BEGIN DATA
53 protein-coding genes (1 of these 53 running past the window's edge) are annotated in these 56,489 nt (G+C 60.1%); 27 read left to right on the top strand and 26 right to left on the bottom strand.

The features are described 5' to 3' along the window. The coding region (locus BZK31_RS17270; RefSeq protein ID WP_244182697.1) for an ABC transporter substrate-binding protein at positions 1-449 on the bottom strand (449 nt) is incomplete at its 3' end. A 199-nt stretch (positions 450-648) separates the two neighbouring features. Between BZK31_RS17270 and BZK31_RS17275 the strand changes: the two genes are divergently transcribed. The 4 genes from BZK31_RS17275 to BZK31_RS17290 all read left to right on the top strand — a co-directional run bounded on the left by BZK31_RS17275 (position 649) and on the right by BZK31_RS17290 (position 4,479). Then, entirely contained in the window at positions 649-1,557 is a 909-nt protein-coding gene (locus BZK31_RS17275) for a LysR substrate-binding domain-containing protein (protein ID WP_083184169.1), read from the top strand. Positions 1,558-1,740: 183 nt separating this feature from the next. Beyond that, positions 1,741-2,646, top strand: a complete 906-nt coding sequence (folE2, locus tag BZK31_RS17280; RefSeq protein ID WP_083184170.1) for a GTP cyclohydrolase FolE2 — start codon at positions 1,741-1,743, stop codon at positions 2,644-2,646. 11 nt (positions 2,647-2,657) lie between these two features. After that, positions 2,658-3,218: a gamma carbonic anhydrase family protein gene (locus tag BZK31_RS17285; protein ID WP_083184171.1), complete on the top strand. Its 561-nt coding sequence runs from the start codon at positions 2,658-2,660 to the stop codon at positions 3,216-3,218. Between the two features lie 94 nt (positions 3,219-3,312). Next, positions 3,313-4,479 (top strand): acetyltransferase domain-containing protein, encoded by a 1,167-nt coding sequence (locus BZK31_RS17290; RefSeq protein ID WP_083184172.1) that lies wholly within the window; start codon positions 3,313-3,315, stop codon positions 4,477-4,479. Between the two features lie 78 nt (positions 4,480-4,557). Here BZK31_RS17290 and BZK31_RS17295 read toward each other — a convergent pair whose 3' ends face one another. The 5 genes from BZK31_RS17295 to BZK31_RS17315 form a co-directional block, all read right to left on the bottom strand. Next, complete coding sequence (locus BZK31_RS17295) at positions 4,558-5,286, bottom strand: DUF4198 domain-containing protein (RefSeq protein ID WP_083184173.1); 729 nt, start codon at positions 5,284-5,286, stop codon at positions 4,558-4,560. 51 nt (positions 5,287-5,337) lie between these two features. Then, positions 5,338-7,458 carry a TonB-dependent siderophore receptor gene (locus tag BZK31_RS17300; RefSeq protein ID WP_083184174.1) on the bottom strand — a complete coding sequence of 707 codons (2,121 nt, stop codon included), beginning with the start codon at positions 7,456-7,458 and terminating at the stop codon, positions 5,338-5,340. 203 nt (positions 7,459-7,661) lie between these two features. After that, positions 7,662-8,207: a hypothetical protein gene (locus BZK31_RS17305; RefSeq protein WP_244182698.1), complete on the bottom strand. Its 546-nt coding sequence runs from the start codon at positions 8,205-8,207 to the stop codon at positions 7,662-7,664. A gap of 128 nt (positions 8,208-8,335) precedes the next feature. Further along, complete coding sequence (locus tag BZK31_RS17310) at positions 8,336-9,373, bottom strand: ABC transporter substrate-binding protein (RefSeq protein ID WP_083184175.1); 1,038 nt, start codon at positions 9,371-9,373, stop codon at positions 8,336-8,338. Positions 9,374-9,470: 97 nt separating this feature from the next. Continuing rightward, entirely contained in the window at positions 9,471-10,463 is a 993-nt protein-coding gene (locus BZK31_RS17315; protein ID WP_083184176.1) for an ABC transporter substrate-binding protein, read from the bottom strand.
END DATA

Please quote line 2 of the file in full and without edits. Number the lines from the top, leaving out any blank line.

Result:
The features are described 5' to 3' along the window. The coding region (locus BZK31_RS17270; RefSeq protein ID WP_244182697.1) for an ABC transporter substrate-binding protein at positions 1-449 on the bottom strand (449 nt) is incomplete at its 3' end. A 199-nt stretch (positions 450-648) separates the two neighbouring features. Between BZK31_RS17270 and BZK31_RS17275 the strand changes: the two genes are divergently transcribed. The 4 genes from BZK31_RS17275 to BZK31_RS17290 all read left to right on the top strand — a co-directional run bounded on the left by BZK31_RS17275 (position 649) and on the right by BZK31_RS17290 (position 4,479). Then, entirely contained in the window at positions 649-1,557 is a 909-nt protein-coding gene (locus BZK31_RS17275) for a LysR substrate-binding domain-containing protein (protein ID WP_083184169.1), read from the top strand. Positions 1,558-1,740: 183 nt separating this feature from the next. Beyond that, positions 1,741-2,646, top strand: a complete 906-nt coding sequence (folE2, locus tag BZK31_RS17280; RefSeq protein ID WP_083184170.1) for a GTP cyclohydrolase FolE2 — start codon at positions 1,741-1,743, stop codon at positions 2,644-2,646. 11 nt (positions 2,647-2,657) lie between these two features. After that, positions 2,658-3,218: a gamma carbonic anhydrase family protein gene (locus tag BZK31_RS17285; protein ID WP_083184171.1), complete on the top strand. Its 561-nt coding sequence runs from the start codon at positions 2,658-2,660 to the stop codon at positions 3,216-3,218. Between the two features lie 94 nt (positions 3,219-3,312). Next, positions 3,313-4,479 (top strand): acetyltransferase domain-containing protein, encoded by a 1,167-nt coding sequence (locus BZK31_RS17290; RefSeq protein ID WP_083184172.1) that lies wholly within the window; start codon positions 3,313-3,315, stop codon positions 4,477-4,479. Between the two features lie 78 nt (positions 4,480-4,557). Here BZK31_RS17290 and BZK31_RS17295 read toward each other — a convergent pair whose 3' ends face one another. The 5 genes from BZK31_RS17295 to BZK31_RS17315 form a co-directional block, all read right to left on the bottom strand. Next, complete coding sequence (locus BZK31_RS17295) at positions 4,558-5,286, bottom strand: DUF4198 domain-containing protein (RefSeq protein ID WP_083184173.1); 729 nt, start codon at positions 5,284-5,286, stop codon at positions 4,558-4,560. 51 nt (positions 5,287-5,337) lie between these two features. Then, positions 5,338-7,458 carry a TonB-dependent siderophore receptor gene (locus tag BZK31_RS17300; RefSeq protein ID WP_083184174.1) on the bottom strand — a complete coding sequence of 707 codons (2,121 nt, stop codon included), beginning with the start codon at positions 7,456-7,458 and terminating at the stop codon, positions 5,338-5,340. 203 nt (positions 7,459-7,661) lie between these two features. After that, positions 7,662-8,207: a hypothetical protein gene (locus BZK31_RS17305; RefSeq protein WP_244182698.1), complete on the bottom strand. Its 546-nt coding sequence runs from the start codon at positions 8,205-8,207 to the stop codon at positions 7,662-7,664. A gap of 128 nt (positions 8,208-8,335) precedes the next feature. Further along, complete coding sequence (locus tag BZK31_RS17310) at positions 8,336-9,373, bottom strand: ABC transporter substrate-binding protein (RefSeq protein ID WP_083184175.1); 1,038 nt, start codon at positions 9,371-9,373, stop codon at positions 8,336-8,338. Positions 9,374-9,470: 97 nt separating this feature from the next. Continuing rightward, entirely contained in the window at positions 9,471-10,463 is a 993-nt protein-coding gene (locus BZK31_RS17315; protein ID WP_083184176.1) for an ABC transporter substrate-binding protein, read from the bottom strand.